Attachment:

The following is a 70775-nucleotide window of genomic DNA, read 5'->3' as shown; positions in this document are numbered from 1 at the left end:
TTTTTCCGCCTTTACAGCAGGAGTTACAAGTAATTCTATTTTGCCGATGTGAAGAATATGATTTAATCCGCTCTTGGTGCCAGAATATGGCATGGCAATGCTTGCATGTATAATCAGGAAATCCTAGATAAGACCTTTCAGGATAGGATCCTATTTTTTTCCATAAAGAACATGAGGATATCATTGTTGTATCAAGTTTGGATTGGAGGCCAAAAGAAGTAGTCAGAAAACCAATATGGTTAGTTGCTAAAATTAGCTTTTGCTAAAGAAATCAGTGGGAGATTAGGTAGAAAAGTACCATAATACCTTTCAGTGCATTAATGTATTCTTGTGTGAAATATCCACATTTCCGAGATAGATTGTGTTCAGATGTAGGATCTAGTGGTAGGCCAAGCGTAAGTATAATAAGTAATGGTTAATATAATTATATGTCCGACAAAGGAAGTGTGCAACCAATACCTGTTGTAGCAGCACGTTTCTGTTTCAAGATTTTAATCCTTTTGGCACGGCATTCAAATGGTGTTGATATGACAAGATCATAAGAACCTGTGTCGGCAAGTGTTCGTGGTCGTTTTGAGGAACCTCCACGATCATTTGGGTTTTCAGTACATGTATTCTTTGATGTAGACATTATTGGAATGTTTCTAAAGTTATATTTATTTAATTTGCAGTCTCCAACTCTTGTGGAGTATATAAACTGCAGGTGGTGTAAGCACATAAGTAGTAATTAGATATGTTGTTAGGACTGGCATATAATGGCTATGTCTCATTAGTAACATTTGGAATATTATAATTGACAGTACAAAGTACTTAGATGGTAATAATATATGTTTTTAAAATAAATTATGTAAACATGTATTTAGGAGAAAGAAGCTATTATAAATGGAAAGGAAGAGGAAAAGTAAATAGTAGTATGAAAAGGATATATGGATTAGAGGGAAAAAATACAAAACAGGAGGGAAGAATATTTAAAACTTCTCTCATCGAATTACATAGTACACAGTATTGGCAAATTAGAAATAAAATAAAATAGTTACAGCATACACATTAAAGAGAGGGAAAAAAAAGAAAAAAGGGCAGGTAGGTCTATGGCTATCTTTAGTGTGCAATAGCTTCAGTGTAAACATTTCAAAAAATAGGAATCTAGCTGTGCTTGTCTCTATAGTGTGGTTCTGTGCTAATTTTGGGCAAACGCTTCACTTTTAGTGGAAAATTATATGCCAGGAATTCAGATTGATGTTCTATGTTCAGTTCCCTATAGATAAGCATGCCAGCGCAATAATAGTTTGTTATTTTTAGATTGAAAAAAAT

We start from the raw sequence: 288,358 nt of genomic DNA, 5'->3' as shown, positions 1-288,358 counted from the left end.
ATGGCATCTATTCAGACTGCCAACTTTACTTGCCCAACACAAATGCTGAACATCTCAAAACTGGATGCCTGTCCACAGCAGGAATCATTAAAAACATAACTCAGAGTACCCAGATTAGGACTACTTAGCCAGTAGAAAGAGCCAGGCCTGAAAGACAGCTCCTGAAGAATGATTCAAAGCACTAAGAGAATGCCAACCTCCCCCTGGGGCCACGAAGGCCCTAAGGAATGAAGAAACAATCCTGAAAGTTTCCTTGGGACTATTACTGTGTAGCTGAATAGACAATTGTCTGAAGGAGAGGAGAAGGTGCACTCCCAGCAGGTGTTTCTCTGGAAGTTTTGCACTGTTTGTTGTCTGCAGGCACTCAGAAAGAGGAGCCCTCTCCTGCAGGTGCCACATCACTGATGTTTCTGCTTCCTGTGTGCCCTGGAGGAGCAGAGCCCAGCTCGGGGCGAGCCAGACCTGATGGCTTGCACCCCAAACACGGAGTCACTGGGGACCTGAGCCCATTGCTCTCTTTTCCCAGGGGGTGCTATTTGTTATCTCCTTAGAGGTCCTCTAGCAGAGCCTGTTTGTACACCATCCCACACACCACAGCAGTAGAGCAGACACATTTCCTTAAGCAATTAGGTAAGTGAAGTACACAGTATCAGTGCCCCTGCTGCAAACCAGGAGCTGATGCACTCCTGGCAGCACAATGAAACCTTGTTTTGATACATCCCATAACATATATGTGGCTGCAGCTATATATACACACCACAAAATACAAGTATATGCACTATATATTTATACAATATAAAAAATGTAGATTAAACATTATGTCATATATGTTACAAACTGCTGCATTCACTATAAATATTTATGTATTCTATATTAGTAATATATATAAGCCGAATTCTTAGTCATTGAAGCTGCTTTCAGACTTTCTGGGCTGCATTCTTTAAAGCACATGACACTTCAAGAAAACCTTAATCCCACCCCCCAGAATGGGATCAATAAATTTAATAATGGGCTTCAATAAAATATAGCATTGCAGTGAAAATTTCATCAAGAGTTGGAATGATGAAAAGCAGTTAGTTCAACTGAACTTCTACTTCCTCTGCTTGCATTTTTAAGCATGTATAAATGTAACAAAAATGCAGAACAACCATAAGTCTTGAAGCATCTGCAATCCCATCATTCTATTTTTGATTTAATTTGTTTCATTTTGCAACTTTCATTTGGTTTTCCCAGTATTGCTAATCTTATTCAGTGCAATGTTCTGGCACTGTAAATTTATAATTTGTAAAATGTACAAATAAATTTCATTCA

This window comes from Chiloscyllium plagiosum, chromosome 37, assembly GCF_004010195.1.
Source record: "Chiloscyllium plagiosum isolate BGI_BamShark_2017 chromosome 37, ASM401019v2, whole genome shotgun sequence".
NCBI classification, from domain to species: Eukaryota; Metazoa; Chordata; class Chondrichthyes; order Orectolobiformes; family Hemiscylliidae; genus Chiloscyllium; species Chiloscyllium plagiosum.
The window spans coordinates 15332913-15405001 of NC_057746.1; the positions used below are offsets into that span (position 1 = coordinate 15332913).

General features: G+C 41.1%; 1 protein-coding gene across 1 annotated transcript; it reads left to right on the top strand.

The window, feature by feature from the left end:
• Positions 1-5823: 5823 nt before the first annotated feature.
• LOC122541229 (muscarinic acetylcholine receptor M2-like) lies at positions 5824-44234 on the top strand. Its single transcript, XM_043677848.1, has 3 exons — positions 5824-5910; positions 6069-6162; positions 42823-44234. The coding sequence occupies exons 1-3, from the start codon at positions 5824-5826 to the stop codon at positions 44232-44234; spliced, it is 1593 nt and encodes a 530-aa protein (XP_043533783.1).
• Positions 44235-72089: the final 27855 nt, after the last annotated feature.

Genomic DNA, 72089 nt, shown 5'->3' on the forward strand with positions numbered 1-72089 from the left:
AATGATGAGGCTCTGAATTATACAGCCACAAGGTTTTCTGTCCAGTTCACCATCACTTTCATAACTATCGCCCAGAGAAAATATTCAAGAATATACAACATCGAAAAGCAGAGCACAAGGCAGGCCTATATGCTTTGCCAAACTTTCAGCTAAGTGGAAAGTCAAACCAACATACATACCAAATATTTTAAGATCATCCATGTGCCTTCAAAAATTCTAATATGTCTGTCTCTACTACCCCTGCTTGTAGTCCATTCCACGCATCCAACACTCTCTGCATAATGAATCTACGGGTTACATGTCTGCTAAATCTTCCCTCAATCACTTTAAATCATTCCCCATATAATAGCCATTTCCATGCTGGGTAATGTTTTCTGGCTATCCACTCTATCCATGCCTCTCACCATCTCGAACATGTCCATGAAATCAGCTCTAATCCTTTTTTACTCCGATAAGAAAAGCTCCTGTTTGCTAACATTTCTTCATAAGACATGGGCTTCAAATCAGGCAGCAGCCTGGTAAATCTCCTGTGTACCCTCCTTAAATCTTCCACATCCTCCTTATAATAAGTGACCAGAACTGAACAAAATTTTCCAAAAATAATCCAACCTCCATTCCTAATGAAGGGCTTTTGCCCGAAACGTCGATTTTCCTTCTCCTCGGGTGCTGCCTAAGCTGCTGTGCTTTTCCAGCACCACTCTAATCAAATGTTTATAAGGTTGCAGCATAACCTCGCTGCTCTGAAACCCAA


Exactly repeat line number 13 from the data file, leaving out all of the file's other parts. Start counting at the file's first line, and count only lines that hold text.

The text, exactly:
• Positions 44235-72089: the final 27855 nt, after the last annotated feature.